Donald Trump has warned that military action is imminent in Syria, declaring missiles "will be coming".
Bashar Assad's regime has called the threats "reckless" and Moscow said air strikes would destroy evidence of a chemical attack.
The US president has been in talks with Britain and France to secure a joint response to the suspected chemical weapons attack in the rebel-held town of Douma.
Russia has warned against military action and said it will shoot down rockets fired at its ally.
In a tweet responding to the threat, President Trump said: "Russia vows to shoot down any and all missiles fired at Syria.
"Get ready, Russia, because they will be coming, nice and new and 'smart'. You shouldn't be partners with a Gas Killing Animal who kills his people and enjoys it!"
Soon afterwards, however, he suggested it was time to "stop the arms race" and said there was no reason for the low in relations between Russia and the US.
He tweeted: "Our relationship with Russia is worse now than it has ever been, and that includes the Cold War. There is no reason for this.
"Russia needs us to help with their economy, something that would be very easy to do, and we need all nations to work together. Stop the arms race?"
Russia's ambassador to Lebanon, Alexander Zasypkinhad, warned that the federation's military will shoot down US rockets and "even the sources that launched the missiles".
Mr Trump's decision to announce in highly inflammatory language on Twitter that missile strikes are imminent, rather than retaining an element of surprise, will raise eyebrows among military chiefs.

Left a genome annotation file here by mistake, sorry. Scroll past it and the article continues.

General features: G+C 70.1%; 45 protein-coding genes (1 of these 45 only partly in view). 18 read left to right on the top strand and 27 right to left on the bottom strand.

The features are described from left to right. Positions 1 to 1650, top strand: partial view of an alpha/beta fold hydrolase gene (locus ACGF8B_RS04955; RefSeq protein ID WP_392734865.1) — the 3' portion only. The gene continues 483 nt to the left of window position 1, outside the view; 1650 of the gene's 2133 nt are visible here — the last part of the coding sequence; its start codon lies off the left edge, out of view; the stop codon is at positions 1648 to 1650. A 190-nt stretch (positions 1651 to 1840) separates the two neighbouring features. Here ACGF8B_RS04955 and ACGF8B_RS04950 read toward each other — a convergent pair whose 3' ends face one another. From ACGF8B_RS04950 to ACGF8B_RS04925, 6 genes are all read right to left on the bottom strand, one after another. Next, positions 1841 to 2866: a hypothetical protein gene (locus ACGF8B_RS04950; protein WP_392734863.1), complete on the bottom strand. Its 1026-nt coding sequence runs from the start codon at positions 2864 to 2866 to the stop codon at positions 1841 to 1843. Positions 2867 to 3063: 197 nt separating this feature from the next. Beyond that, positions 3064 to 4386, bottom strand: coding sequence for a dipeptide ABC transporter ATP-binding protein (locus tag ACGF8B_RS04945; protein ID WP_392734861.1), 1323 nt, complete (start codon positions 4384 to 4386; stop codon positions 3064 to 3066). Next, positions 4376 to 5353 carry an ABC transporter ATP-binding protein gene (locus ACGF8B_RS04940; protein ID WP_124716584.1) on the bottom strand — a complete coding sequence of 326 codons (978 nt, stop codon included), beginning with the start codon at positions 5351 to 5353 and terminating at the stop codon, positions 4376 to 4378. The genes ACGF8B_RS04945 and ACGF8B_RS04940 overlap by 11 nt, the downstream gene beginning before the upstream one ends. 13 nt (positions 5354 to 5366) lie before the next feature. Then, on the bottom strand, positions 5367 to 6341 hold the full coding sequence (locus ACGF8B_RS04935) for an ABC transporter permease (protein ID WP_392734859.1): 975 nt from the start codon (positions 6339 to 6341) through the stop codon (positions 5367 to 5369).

Soon after the tweets, Russia's Foreign Ministry said that "smart missiles should fly towards terrorists, not legal government".
Russian Foreign Ministry spokeswoman Maria Zakharova questioned whether the idea behind military action was to "use the smart missiles to sweep the traces of the provocation under the rug".
Russia vetoed a draft resolution at the United Nations which sought to create a new body to determine responsibility for the attack.
Theresa May agreed with President Trump and French President Emmanuel Macron on Tuesday that the international community needed to respond to the attack.
The Prime Minister has repeatedly refused so far to be drawn on whether the UK would be involved in any military response.
She faces pressure to secure support from the Commons, which is currently in recess for Easter, for involving Britain in air strikes but has the power to take the decision without the backing of MPs.
General Sir Richard Barrons, a former commander of Joint Forces Command, said Russia's warnings that launch platforms could be targeted in response to air strikes meant "they are going to try and sink ships, sink submarines and shoot aircraft out of the sky - that's war".
Former soldier Johnny Mercer, who sits on the Commons Defence Select Committee, said Britain played a calming role as he criticised the "unhelpful rhetoric" tweeted by the US president.
The attack in Douma happened late on Saturday amid a resumed offensive by Syrian government forces after the collapse of a truce with the Army of Islam rebel group.
Syrian opposition activists and rescuers said poison gas was used on the rebel-held town near the capital, an allegation strongly denied by the Assad government.
Families were reportedly found suffocated in their homes and shelters, with foam on their mouths.
Reports suggested that more than 500 people, mostly women and children, were taken to medical centres with breathing problems, foaming at the mouth and burning sensations in the eyes.
The attack comes almost exactly a year after a chemical atrocity in the northern Syrian town of Khan Sheikhoun killed dozens of people.
That attack prompted the US to launch several dozen Tomahawk cruise missiles at a Syrian air base.